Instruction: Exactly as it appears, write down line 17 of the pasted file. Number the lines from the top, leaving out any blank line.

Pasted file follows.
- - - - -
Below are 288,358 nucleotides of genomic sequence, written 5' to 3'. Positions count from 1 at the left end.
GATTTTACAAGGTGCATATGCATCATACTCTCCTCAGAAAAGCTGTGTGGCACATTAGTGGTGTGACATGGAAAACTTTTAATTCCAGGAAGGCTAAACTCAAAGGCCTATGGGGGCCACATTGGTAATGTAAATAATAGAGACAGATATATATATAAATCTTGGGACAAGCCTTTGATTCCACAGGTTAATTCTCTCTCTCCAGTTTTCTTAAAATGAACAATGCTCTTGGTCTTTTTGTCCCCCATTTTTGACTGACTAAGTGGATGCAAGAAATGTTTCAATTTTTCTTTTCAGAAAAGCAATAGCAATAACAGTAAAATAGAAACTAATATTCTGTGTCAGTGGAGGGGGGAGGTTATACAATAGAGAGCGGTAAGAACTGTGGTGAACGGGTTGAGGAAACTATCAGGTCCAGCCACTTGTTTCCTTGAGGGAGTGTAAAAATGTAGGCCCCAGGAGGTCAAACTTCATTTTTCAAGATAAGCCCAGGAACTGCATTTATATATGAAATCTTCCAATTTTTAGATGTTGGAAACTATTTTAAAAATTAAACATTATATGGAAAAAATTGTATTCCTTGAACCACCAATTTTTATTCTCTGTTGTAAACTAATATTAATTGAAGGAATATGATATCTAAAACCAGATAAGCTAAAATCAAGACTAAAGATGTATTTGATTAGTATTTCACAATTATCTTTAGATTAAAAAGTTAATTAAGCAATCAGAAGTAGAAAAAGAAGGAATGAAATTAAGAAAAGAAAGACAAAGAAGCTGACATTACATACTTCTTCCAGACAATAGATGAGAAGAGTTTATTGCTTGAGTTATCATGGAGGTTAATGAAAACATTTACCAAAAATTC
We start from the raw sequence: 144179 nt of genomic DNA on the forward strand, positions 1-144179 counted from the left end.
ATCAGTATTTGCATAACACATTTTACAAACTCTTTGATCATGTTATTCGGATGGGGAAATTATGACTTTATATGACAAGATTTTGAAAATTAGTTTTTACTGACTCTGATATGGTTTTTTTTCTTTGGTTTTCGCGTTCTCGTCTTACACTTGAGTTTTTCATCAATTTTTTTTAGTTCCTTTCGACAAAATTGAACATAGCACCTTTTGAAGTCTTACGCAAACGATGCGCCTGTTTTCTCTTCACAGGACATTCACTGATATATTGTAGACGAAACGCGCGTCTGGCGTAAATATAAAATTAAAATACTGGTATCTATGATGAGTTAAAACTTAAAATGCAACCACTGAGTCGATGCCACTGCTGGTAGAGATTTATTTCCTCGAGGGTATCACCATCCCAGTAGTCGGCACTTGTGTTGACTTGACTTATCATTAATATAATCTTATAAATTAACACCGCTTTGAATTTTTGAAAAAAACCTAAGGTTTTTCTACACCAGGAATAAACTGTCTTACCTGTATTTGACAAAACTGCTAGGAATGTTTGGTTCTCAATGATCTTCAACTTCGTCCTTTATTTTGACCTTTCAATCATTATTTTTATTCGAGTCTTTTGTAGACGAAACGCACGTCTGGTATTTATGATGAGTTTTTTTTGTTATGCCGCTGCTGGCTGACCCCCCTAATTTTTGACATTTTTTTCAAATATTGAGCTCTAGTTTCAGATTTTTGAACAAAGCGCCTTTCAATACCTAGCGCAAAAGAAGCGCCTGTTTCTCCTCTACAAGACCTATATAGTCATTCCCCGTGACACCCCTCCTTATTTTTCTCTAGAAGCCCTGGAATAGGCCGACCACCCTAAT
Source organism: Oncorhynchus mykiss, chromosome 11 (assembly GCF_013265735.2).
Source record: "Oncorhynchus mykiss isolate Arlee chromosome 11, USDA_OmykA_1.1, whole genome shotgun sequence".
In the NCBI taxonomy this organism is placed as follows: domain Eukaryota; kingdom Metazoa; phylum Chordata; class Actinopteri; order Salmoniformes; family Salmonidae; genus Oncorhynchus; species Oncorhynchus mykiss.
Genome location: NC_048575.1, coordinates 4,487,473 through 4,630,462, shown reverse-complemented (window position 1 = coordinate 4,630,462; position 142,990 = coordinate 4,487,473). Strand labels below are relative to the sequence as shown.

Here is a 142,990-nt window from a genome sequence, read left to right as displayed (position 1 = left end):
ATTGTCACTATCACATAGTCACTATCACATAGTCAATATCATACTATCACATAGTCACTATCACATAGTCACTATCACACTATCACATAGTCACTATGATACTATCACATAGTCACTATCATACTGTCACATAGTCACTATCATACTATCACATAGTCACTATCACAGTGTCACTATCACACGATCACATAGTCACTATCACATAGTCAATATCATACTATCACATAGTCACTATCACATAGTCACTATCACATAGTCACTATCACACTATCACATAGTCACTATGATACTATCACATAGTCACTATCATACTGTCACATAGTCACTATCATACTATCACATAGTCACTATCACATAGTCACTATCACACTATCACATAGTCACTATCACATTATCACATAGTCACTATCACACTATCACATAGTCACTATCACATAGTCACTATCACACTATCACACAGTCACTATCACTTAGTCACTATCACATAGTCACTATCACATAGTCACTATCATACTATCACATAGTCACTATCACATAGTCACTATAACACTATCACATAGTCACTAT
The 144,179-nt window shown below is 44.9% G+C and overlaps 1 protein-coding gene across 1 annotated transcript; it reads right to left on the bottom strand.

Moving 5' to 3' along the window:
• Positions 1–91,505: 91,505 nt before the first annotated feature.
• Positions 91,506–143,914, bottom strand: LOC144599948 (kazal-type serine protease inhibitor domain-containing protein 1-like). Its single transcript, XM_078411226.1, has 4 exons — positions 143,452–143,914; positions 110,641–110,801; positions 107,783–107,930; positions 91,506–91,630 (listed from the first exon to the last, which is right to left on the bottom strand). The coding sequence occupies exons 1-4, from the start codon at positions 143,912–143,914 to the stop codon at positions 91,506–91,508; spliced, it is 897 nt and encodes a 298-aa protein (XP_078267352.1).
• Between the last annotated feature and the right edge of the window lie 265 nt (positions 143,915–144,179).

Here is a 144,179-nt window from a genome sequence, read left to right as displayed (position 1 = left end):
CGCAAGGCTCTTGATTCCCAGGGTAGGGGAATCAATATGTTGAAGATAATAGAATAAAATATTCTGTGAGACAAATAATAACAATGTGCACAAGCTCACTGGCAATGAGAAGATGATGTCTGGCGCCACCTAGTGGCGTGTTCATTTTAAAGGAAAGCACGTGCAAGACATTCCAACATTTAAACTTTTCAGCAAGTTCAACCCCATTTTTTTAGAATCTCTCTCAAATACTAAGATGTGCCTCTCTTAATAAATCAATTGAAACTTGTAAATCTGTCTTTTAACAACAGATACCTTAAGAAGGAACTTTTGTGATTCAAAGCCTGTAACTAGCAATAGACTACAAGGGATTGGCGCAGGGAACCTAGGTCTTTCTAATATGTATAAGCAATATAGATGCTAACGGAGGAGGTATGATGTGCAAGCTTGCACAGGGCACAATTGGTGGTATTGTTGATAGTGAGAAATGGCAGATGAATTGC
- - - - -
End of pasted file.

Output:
CGCAAGGCTCTTGATTCCCAGGGTAGGGGAATCAATATGTTGAAGATAATAGAATAAAATATTCTGTGAGACAAATAATAACAATGTGCACAAGCTCACTGGCAATGAGAAGATGATGTCTGGCGCCACCTAGTGGCGTGTTCATTTTAAAGGAAAGCACGTGCAAGACATTCCAACATTTAAACTTTTCAGCAAGTTCAACCCCATTTTTTTAGAATCTCTCTCAAATACTAAGATGTGCCTCTCTTAATAAATCAATTGAAACTTGTAAATCTGTCTTTTAACAACAGATACCTTAAGAAGGAACTTTTGTGATTCAAAGCCTGTAACTAGCAATAGACTACAAGGGATTGGCGCAGGGAACCTAGGTCTTTCTAATATGTATAAGCAATATAGATGCTAACGGAGGAGGTATGATGTGCAAGCTTGCACAGGGCACAATTGGTGGTATTGTTGATAGTGAGAAATGGCAGATGAATTGC